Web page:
Sunday, May 17, 2015

Aussie! Aussie! Aussie! Oi! Oi! Oi Vey!: RESISTANCE (1994)

With MAD MAX: FURY ROAD (2015) roaring into theaters this weekend, we figured we’d get something post-apocalyptic up for review.  Using our hive mind, Tom and I both ended up watching the Australian film RESISTANCE (1994) on the same evening without mentioning it to each other.  As they say great minds think alike…and apparently ours do too!  What led us both to this film is it was co-directed by Hugh Keays-Byrne, the great Brit-by-birth-Aussie-by-career actor. Keays-Byrne is legendary in the Mad Max universe for his portrayal of the villain Toecutter in the first film and – in one of the coolest casting moves by a director in the last few years – returned to the series as new villain Immortan Joe in FURY ROAD.  So seeing his version of a bleak Australian future was definitely interesting.  The end result was also, uh, interesting.

The film opens with a declaration that “the time is now” and explains how the people are rioting, the country is bankrupt, and martial law is in effect.  The bulk of the film takes place at the isolated Ithaca Flour Mill, run by the seedy (haha) Strickland (Bogdan Koca).  It is harvest time and Natalie (Helen Jones) has returned to her hometown with Wiley (Robyn Nevin) to get a temporary job in the fields/factory.  However, Ithaca forewoman Jean (Lorna Lesley) informs the workers that she only has room for fifteen people versus last year’s fifty, due to Strickland cutting a deal with the government to use prison labor.  This creates a conflict for Jean as well as her husband, Autrey (Sam Toomey), is currently locked up in one of these government work farms.  The dusty town is filled with all kinds of odd characters including Natalie’s family (that lives a tribal, off-the-grid existence) and Peter (Keays-Byrne), a drunk who bootlegs grain alcohol and has a dark political past.

What no one in the town knows is that the Government has passed the “Emergency Powers Act” and soon the place is surrounded by spike strips, huge tanks, a bunch of wet-behind-the-ears soldiers, and some downright bloodthirsty mercenaries.  When Autrey and another local boy escape from the prison camp and are killed by the soldiers, Jean decides she must team up with Natalie to offer a bit of the film’s title.

One of the problems with the film is I unfairly went into it with the Mad Max series in mind.  This was obviously helped by the VHS cover (see above) which depicts a tattoo-clad woman sporting an AK-47 seemingly ready to deliver some justice and seeing Aussie legend Grant Page listed as the stunt coordinator.  Unfortunately, this is a bit more Sad Max than Mad Max.  If you are waiting for the moment where the people rise up and take it to their military oppressors, you’ll be waiting a long time as that doesn’t happen until the 90 minute mark and lasts all of five minutes.  Such delayed pathos doesn’t really help when you keep thinking something is about to go off.  For example, after Autrey is killed, I thought that Jean was going to go off. Instead she decides to just go back to work and then pack up after she gets fired.  Later she illegally reclaims his body and the military stomps down to his funeral pyre…to politely ask a soldier to point out who stole the body and then do nothing.  It is a film that just doesn’t seem to get going, which is a shame as there are lots of fertile ideas.  For example, Peter’s activist past is brought up and you get the feeling he was tortured, but the filmmakers never delve into it (or even continue on with his story once he is identified by the Government).  It definitely has a us-versus-them mentality, but sometimes things are a bit too on the nose (like when someone screams at the military guys “fuckin’ animals, fuckin’ terrorists!”).  I assume the script was partially improvised as the final screen credit goes to The Macau Collective.  What the film does do pretty well is creating this little town and the characters that inhabit it.  That might just be down to casting regular folks who play themselves, but that works well.  Another aspect where the film is really stunning is the widescreen cinematography by Sally Bongers.  Sadly, the VHS copy I watched is full screen.  To make it hurt even more, the tape opens with a widescreen trailer that showcases the film’s gorgeous look in capturing these desolate locations.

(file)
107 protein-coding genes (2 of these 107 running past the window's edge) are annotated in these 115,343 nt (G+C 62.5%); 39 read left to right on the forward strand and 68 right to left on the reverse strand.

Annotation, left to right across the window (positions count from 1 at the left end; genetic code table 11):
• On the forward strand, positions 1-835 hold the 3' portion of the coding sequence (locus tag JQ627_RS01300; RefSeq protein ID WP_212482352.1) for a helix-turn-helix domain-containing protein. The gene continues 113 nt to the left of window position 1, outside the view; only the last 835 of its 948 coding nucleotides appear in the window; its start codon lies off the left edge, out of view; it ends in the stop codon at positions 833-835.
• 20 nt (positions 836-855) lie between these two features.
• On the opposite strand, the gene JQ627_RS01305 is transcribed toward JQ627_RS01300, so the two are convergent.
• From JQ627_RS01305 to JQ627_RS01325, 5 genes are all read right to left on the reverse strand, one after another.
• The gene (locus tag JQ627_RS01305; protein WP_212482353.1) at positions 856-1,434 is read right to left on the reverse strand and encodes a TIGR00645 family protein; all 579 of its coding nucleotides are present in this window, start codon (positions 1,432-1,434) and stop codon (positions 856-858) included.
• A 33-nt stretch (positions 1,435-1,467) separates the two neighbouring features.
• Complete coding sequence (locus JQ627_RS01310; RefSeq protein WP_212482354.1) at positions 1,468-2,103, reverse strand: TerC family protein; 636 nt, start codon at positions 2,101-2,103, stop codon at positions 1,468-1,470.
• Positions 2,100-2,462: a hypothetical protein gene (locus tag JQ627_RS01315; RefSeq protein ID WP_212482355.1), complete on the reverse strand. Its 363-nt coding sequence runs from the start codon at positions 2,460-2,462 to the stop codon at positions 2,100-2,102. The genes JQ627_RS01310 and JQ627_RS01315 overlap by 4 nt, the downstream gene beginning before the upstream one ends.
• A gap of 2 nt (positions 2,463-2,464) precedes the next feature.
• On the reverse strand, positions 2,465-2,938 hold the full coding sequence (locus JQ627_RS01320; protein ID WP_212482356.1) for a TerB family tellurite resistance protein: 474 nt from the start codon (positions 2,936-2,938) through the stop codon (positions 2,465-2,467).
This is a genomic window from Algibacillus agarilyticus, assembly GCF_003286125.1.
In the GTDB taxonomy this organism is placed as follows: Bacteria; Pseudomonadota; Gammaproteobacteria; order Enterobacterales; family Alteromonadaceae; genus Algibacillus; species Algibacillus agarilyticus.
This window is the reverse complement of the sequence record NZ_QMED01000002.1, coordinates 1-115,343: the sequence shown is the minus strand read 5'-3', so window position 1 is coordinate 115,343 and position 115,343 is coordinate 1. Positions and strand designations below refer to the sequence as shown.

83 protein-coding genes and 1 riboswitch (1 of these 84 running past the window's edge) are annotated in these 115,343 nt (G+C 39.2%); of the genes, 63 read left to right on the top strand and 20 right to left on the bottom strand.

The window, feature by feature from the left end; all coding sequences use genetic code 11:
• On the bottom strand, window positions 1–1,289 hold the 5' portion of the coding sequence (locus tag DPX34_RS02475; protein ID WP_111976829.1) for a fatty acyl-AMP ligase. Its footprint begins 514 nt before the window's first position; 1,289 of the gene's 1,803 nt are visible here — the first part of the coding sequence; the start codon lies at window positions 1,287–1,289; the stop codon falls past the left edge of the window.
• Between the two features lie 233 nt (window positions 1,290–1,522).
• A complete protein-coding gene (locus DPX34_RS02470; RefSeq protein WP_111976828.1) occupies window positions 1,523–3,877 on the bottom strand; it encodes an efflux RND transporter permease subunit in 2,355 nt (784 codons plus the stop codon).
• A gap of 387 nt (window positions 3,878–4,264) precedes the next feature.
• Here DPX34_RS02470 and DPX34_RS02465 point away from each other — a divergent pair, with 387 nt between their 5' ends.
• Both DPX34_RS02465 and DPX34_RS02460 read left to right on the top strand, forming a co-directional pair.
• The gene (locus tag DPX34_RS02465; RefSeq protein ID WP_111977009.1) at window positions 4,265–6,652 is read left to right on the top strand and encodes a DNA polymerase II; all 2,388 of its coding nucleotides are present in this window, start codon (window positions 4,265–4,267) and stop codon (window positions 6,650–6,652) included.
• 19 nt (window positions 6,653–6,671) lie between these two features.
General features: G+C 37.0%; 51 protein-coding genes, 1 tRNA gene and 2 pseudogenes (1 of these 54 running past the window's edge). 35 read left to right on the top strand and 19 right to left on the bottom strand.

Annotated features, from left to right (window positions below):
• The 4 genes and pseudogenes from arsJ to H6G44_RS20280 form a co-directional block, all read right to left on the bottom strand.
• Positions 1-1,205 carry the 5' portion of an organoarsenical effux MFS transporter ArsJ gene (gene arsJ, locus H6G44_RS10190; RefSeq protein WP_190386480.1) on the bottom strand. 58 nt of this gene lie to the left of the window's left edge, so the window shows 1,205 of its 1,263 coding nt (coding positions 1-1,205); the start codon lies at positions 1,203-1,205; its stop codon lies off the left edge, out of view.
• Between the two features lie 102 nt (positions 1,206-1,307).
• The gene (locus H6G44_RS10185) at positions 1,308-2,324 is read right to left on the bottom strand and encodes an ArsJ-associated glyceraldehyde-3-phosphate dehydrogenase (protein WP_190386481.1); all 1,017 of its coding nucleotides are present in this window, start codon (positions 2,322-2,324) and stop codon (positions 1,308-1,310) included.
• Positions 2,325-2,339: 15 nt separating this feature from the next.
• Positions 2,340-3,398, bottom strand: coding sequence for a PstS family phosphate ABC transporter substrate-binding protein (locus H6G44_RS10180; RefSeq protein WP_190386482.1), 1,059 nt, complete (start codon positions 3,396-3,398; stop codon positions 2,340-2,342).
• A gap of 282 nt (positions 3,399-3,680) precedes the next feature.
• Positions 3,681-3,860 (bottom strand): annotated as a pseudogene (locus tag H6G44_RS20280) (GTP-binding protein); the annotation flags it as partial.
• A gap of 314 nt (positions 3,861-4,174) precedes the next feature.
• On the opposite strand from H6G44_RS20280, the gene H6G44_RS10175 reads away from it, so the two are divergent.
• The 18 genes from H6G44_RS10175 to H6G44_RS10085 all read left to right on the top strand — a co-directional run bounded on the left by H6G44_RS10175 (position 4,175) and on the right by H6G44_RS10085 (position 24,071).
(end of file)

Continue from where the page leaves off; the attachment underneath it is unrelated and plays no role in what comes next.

What is interesting is watching the film and trying to imagine it as a prequel to MAD MAX (1979).  When I looked at it that way, it was kind of interesting.  The George Miller universe is open to literally millions of pre-energy crisis stories and it isn’t hard to imagine a scenario like this going down in the lead up to Miller’s dystopian future.  Adding to that is the fact that Keays-Byrne cast several of his co-stars from MAD MAX (1979) in supporting roles.  This hits home the best when we have Vincent Gil – who co-starred in MAD MAX (1979) as The Nightrider – as a gun-happy mercenary named Bull.  It’s not hard (and kind of fun) to imagine this character as a pre-war version of (or maybe the father of) his earlier character, creating a scenario to show how he became the lawless gear-head.  At the same time, doing that is a complete disservice to this film as it is not an action packed spectacle like Miller’s films.  There is one chase scene and a couple of big stunts.  As it stands, it is for Mad Max fans curious about Keays-Byrne behind the camera and Aussie film completists only. Hey, wait, that is us (said in unison 3000 miles apart).

1 Reactions:

  1. Actually, Hugh Keays Byrne as you never wanted to see him was in Sir Les Patterson Saves the World where he plays an Arab policeman/BDSM transvestite who gets his nipple-tassells bloodily ripped off by Dame Edna Everage.


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